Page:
...researchers have made progress on all of these methods – most strikingly in reprogramming somatic cells in order to restore them to a pluripotent condition. In the last two years, several different groups of scientists have succeeded in producing what are called induced pluripotent stem cells. Because producing them does not require the destruction of embryos, they do not raise what many regard as a grave moral difficulty. Because producing them does not require human ova, and because they are patient-specific stem cells that are less likely to be rejected by their recipients, they also have distinct scientific advantages. Indeed, on the day following President Obama’s announcement, an analysis in the New York Times noted that the embryonic stem cell research the president had touted “has been somewhat eclipsed by new advances.”
It is also worth noting here the position adopted by our predecessor body, the National Bioethics Advisory Commission, which did important work during the Clinton administration. NBAC approved stem cell research using (and, of course, destroying) embryos remaining after in vitro fertilization treatments. At the same time, however, NBAC stated that such embryo-destructive research is justifiable “only if no less morally problematic alternatives are available for advancing the research.” Such alternatives are now available, and research on them is advancing.
With respect to the progress that had been made in reconciling the needs of research and the moral concerns of many Americans, we can only judge, therefore, that the president’s action has taken a step backward, and we regret that.
In his remarks on March 9, President Obama promised to “ensure that our government never opens the door to the use of cloning for human reproduction.” While this may seem comforting, it stands in need of clarification.
The president’s announced policy would permit federal funding of research not only on stem cell lines derived from “spare” IVF embryos but also on lines derived from created and/or cloned embryos. In the latter two cases, we would be producing embryos simply in order to use them for our purposes.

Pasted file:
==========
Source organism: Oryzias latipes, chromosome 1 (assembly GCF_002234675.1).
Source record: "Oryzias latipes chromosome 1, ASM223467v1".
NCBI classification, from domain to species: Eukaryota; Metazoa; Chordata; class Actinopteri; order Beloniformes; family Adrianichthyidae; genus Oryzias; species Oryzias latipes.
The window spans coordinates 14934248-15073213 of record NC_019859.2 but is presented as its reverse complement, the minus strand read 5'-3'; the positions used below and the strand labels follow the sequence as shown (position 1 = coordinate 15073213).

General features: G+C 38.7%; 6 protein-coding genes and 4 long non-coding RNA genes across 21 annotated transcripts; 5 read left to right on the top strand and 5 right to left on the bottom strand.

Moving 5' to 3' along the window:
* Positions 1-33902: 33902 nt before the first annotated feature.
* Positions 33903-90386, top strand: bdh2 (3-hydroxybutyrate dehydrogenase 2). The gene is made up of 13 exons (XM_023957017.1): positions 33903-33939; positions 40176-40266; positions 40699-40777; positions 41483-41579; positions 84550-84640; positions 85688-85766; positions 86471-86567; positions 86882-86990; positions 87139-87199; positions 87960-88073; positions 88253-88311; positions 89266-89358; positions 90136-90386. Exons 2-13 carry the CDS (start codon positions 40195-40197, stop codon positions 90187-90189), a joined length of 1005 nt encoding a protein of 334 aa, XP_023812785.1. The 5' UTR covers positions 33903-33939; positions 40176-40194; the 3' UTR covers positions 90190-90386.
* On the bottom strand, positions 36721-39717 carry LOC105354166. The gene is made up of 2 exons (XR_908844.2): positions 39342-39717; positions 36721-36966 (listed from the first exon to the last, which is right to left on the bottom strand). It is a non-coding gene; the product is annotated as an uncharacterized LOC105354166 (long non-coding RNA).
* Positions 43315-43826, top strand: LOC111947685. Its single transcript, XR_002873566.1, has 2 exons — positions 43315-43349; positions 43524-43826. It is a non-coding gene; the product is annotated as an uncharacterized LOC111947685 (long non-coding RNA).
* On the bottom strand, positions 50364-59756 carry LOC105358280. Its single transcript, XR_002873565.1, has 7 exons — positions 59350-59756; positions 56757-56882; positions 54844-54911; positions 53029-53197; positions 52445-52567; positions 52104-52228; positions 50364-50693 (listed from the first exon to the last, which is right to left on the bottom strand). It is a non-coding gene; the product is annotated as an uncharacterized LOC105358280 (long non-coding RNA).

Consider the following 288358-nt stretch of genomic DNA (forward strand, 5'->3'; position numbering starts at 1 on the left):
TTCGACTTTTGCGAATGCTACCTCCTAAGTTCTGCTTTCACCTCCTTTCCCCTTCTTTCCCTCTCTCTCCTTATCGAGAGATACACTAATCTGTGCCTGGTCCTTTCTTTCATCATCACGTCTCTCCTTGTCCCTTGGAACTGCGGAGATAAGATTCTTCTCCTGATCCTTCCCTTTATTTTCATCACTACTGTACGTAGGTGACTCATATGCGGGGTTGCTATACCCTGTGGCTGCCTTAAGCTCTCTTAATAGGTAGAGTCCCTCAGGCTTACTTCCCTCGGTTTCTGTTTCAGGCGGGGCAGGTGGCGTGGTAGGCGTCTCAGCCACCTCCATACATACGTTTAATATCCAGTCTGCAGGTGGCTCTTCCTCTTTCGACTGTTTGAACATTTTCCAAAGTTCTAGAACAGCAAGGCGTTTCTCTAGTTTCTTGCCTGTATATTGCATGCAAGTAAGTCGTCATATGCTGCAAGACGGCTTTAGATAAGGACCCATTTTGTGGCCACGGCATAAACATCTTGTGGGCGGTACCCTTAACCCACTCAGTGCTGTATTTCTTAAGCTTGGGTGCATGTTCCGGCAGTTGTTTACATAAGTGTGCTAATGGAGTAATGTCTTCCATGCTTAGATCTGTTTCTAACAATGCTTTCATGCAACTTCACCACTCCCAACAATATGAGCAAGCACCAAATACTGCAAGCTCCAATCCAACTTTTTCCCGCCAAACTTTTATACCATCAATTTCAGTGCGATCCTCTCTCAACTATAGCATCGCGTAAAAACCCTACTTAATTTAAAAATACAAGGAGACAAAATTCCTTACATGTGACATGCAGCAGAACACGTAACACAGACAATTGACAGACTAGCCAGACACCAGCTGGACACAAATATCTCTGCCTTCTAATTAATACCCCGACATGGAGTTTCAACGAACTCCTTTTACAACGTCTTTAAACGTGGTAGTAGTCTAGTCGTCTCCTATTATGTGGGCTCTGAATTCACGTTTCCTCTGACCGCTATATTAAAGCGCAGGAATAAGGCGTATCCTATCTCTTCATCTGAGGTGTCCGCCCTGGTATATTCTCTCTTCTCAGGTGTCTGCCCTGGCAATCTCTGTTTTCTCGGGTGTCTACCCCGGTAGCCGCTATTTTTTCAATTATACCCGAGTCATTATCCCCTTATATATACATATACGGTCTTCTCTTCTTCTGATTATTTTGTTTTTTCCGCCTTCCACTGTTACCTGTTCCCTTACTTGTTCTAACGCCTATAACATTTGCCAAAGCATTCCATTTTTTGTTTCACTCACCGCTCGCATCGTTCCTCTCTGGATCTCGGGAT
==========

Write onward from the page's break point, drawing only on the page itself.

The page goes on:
What researchers most desire, in fact, are not spare IVF embryos but cloned embryos, produced in order to study disease models. The funding decision announced by the president on March 9 will encourage such cloning. Nor should we be reassured that, at the same time, the president opposed “the use of cloning for human reproduction.” If cloned embryos are produced, they may be implanted and gestated. To prevent that, it will be necessary, as we noted in Human Cloning and Human Dignity, “to prohibit, by law, the implantation of cloned embryos for the purpose of producing children. To do so, however, the government would find itself in the unsavory position of designating a class of embryos that it would be a felony not to destroy.” We cannot believe that this would advance our society’s commitment to equal human dignity.
Yuval Levin at The Corner:
..What’s notable about this statement.... is that rather than just express disagreement with the ethical views underlying Obama’s position on embryonic stem cell research, it criticizes Obama for mischaracterizing the plain facts of the matter, which unfortunately has been his consistent practice ...
Is the President ignorant, or does he lie? There's no third option.